Some clients are bad news, and your best move is to cut ties with them as soon as possible. Otherwise you risk going down with the ship.
Consider this case from Pennsylvania. A client went down to the Allegheny Township magistrate’s office to pay a fine, only to find himself short of cash when he got there. So what did he do? He stole a wallet from the judge’s office and used the money to pay his fine, according to this account in the ABA Journal.
There was only one problem. A security camera caught him in the act of swiping the wallet and stuffing it in his pocket, and he was booked for misdemeanor theft. Oh yeah, there was also the little matter of a previous charge of simple assault, for which bail was promptly rescinded.
Now I know nothing about this man. He could be Citizen of the Year, and there might be a perfectly reasonable explanation for his behavior. But simply looking at the above facts – and setting aside issues of presumption of innocence and right to counsel – the question remains: is this the sort of client on which you can build a profitable and satisfying law practice?
Breaking Up is Hard to Do
Lawyers are trained to help people. It’s in our DNA. We also like to follow through on our commitments.
So when we find ourselves working for a difficult client – someone who doesn’t follow our advice, who persists in doing dumb and self-defeating things, who saps our time and energy and brings us ever closer to a malpractice claim or bar grievance – it is not always easy to end the relationship.
A little voice whispers in one ear to hang in there, helicopter in, rescue this needy client yet again.
Don’t listen. Heed the saner voice in your other ear saying, Get out of the case and turn your attention to productive and profitable matters. You owe this to your partners, staff and other clients. You owe it to yourself.
And sometimes ending an unhealthy, co-dependent relationship is the best thing you can do for your client.
Do it The Right Way
Obviously, withdrawal from representation should not be done in haste or the heat of the moment.
“Take the time to assess the particular situation, including the basis for wanting to terminate the relationship, the type of matter in which they are representing the client, and the stage in the proceedings,” says Seth Laver of Professional Liability Matters. “A professional is in a better position to end the relationship if the client is engaging in improper activity, as opposed to a personal reason such as not paying bills. Likewise, all professionals should take into account the timing of the withdrawal and complexity of the matter, so that the client is not prejudiced and has sufficient opportunity to retain a new professional.”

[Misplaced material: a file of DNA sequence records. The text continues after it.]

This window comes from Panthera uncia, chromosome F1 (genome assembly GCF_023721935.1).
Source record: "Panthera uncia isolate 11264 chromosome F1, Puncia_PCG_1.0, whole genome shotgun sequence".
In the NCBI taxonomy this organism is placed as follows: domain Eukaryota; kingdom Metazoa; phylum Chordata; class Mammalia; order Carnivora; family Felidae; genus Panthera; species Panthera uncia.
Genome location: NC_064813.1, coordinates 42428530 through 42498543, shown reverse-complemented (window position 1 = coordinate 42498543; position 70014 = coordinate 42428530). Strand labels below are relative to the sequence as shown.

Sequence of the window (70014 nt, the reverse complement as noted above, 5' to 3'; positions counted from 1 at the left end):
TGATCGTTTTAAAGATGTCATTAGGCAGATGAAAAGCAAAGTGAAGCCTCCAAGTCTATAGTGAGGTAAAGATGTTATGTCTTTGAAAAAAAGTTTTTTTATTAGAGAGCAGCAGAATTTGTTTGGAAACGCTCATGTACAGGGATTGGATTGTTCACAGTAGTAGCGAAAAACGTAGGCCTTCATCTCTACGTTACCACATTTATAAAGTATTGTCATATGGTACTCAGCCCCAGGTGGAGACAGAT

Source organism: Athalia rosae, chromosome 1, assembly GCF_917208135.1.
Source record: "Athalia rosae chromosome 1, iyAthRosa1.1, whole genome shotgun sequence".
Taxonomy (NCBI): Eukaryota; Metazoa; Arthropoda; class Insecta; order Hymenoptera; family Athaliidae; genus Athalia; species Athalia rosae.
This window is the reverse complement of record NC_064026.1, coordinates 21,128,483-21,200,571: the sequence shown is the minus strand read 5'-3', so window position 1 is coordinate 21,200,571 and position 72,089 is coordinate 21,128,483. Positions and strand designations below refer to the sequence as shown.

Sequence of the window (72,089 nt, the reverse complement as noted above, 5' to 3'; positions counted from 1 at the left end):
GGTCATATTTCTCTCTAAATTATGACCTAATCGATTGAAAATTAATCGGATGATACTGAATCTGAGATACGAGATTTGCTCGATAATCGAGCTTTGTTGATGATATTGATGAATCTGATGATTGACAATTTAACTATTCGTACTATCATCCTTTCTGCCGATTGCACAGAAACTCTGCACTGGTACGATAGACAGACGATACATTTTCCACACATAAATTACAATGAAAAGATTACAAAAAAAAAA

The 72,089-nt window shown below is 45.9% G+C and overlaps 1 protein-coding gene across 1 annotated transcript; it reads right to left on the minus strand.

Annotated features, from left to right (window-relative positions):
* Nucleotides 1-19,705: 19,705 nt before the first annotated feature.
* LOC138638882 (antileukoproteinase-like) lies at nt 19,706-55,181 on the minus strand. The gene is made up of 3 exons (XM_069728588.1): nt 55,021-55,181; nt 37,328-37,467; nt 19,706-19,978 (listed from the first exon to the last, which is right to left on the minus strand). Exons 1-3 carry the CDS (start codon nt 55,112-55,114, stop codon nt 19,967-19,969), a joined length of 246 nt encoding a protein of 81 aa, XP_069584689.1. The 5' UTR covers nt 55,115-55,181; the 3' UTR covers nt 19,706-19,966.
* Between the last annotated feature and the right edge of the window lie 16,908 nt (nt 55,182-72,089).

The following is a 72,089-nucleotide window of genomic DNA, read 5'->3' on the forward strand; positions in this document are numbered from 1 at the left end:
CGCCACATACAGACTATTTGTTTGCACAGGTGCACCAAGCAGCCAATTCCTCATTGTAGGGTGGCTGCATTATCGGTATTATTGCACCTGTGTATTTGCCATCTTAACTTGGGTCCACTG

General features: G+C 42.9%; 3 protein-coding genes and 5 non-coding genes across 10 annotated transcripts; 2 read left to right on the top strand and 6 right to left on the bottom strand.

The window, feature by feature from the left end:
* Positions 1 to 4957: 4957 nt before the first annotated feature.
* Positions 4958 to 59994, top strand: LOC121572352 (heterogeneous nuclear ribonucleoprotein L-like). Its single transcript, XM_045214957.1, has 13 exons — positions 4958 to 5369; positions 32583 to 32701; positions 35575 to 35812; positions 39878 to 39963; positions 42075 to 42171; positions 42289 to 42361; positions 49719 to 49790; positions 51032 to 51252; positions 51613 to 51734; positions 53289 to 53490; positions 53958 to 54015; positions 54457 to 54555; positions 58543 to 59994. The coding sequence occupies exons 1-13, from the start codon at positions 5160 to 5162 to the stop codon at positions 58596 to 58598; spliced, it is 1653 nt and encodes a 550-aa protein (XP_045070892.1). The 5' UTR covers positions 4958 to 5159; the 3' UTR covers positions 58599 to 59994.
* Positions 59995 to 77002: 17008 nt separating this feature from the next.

If the matter is in litigation, court approval might be required before you withdraw. And even when the relationship is over you cannot disclose sensitive or confidential information.
“[T]ake steps to make the withdrawal as smooth as possible by helping to retain a replacement if appropriate, securing and transferring all files, and making itself available as a resource for the new professional if a need arises,” advises Laver.
4 Risk Management Tips on Withdrawing From Representation
- Use disengagement letters so there is certainty as to when the professional relationship ended.
- Download this free “Attorney-Client Agreements Toolkit” from Lawyers Mutual.
- Call Lawyers Mutual and talk with a claims attorney before withdrawing if you’re unsure how to do it.
- Follow Rule of Professional Conduct 1.16 – Declining or Terminating Representation.
How do you disengage from problem cases?
- ABA Journal http://www.abajournal.com/news/article/man_is_accused_of_stealing_wallet_at_magistrates_office_to_pay_court_fines
- Professional Liability Matters https://professionalliabilitymatters.com/2014/08/06/dropping-the-problem-client/
- Lawyers Mutual – Risk Management Resources http://www.lawyersmutualnc.com/risk-management-resources/risk-management-handouts?page=4
- Lawyers Mutual Attorney-Client Agreements Toolkit http://files.lm2014.gethifi.com/risk-management-resources/risk-management-handouts/attorney-client-agreements-toolkit/Agreements.pdf
- NC State Bar Rule 1.16 https://www.ncbar.gov/for-lawyers/ethics/rules-of-professional-conduct/rule-116-declining-or-terminating-representation/